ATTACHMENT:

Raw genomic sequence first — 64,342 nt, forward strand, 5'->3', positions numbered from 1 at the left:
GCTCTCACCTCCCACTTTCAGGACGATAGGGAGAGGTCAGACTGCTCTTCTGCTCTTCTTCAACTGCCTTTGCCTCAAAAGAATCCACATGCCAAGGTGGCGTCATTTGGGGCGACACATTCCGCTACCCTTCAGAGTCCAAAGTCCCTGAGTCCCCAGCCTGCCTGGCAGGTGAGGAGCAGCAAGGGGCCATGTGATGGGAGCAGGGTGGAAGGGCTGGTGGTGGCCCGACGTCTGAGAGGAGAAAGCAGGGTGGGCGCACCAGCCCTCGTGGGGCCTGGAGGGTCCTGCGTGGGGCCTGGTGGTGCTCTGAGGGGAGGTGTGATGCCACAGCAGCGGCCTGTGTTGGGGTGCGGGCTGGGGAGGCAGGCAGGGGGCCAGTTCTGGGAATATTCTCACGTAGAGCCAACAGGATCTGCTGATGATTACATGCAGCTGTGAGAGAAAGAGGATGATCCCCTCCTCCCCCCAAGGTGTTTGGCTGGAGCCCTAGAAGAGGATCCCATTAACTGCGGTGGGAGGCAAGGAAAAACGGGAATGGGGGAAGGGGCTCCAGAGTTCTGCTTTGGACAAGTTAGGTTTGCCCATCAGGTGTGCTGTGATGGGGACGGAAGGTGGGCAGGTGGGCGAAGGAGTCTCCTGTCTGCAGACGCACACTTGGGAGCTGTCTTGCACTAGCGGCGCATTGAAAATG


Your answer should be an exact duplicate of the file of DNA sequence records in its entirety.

Raw genomic sequence first — 64,342 nt, forward strand, 5'->3', positions numbered from 1 at the left:
GCTCTCACCTCCCACTTTCAGGACGATAGGGAGAGGTCAGACTGCTCTTCTGCTCTTCTTCAACTGCCTTTGCCTCAAAAGAATCCACATGCCAAGGTGGCGTCATTTGGGGCGACACATTCCGCTACCCTTCAGAGTCCAAAGTCCCTGAGTCCCCAGCCTGCCTGGCAGGTGAGGAGCAGCAAGGGGCCATGTGATGGGAGCAGGGTGGAAGGGCTGGTGGTGGCCCGACGTCTGAGAGGAGAAAGCAGGGTGGGCGCACCAGCCCTCGTGGGGCCTGGAGGGTCCTGCGTGGGGCCTGGTGGTGCTCTGAGGGGAGGTGTGATGCCACAGCAGCGGCCTGTGTTGGGGTGCGGGCTGGGGAGGCAGGCAGGGGGCCAGTTCTGGGAATATTCTCACGTAGAGCCAACAGGATCTGCTGATGATTACATGCAGCTGTGAGAGAAAGAGGATGATCCCCTCCTCCCCCCAAGGTGTTTGGCTGGAGCCCTAGAAGAGGATCCCATTAACTGCGGTGGGAGGCAAGGAAAAACGGGAATGGGGGAAGGGGCTCCAGAGTTCTGCTTTGGACAAGTTAGGTTTGCCCATCAGGTGTGCTGTGATGGGGACGGAAGGTGGGCAGGTGGGCGAAGGAGTCTCCTGTCTGCAGACGCACACTTGGGAGCTGTCTTGCACTAGCGGCGCATTGAAAATG